My 9yr. old daughter had the flu in jan.2004. She got better but it seemed like the cough would come and go. Then she started waking up at least 3 times a night with a coughing spell that would last from 15 minutes - 1hour each time. They also occured several times during the day. We took her to the doctor and she diagnosed it as probable asthma.My daughter was given albuterol,2 puffs twice a day and as needed, 5mg. zyrtec once a day,singulair 5mg. once a day,nasonex two sprays each nostril once a day. She still had the night time coughing spells. She had two different types of coughing. One was a dry hacking cough, which one puff of albuterol would stop. The other was congested sounding and the albuterol didn't have any effect on it. Hot tea helped better than anything for the wet cough. We switched doctors and the new one ran several test. A pulmonary function test was normal. Blood work was normal. The doctor upped the zyrtec to 10mg. and we added 3grams of vitamin-c per day. The night time cough stopped. When we ran out of zyrtec the cough returned. Any type of physical exertion brings on a coughing spell. My daughter is tired of not being able to ride her bike, run etc. There is never any wheezing with the cough or shortness of breath. We had cats in the house and they have been removed and we have cleaned the house from top to bottom. We have removed green and red peppers from her diet because they seemed to cause a problem. Should we press the doctor to recomend alergy (allergy) testing ?
Asthma varies from person to person. The symptoms of asthma are chest tightness, coughing, shortness of breath, and wheezing. Wheezing is the most common symptom. However some people only cough. Nighttime coughing spells like you have described are not unusual. Each person with asthma could have only one of these symptoms or a combination of any of these symptoms, including all four of them.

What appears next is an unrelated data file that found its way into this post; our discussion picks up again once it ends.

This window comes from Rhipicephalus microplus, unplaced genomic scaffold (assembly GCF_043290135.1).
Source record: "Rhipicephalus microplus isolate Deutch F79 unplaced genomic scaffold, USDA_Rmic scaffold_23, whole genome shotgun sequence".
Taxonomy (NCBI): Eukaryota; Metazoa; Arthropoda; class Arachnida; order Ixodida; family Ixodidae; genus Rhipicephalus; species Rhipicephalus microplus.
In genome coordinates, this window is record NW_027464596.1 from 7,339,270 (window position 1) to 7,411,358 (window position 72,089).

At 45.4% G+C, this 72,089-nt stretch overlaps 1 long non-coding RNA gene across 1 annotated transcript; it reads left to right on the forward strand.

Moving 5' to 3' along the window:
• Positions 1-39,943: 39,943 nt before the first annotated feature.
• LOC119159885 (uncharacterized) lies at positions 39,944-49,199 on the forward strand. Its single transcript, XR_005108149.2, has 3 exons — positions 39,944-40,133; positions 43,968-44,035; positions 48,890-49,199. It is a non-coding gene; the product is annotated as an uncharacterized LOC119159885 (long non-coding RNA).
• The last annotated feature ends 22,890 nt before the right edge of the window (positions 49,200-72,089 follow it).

With asthma the basic problem is chronic inflammation along with tightness of the airways of the lungs. This inflammation increases the sensitivity of the airways to a variety of things that make asthma worse. These asthma triggers vary from person to person. For some people allergies cause more asthma symptoms, but for other people allergies do not cause asthma symptoms at all. Having allergy testing done will clarify if this is a problem for your daughter. Exercise is a common trigger. Also asthma tends to be worse during the night, especially when postnasal drip is a problem. Please read our What Makes Asthma Worse MedFact at http://www.nationaljewish.org/medfacts/worse.html for more detailed information identifying your triggers and minimizing your exposure to them.
Viral infections like the flu can cause inflammation of the airways of the lungs. This inflammation can cause coughing. After the flu is gone, it is possible for the inflammation to linger. This inflammation can last for several weeks. Sometimes this inflammation may linger for 3 to 6 months. Eventually the inflammation will go away, and then the coughing will stop. This is called reactive airways disease (RAD) and behaves a lot like asthma. On a simple breathing test, called spirometry, this may not show up. This inflammation often clears more quickly when it is treated with an inhaled steroid medicine that is used to treat asthma.
When this continues, it is generally considered to be asthma. Testing can be helpful to show if your daughter
i would...i would also have her checked for sinusitis...my daughter had a cough that was more prominent at night...i insisted she have sinus films and she was diagnoses with a sinus infection...she took antibiotics and the cough went away.....good luck
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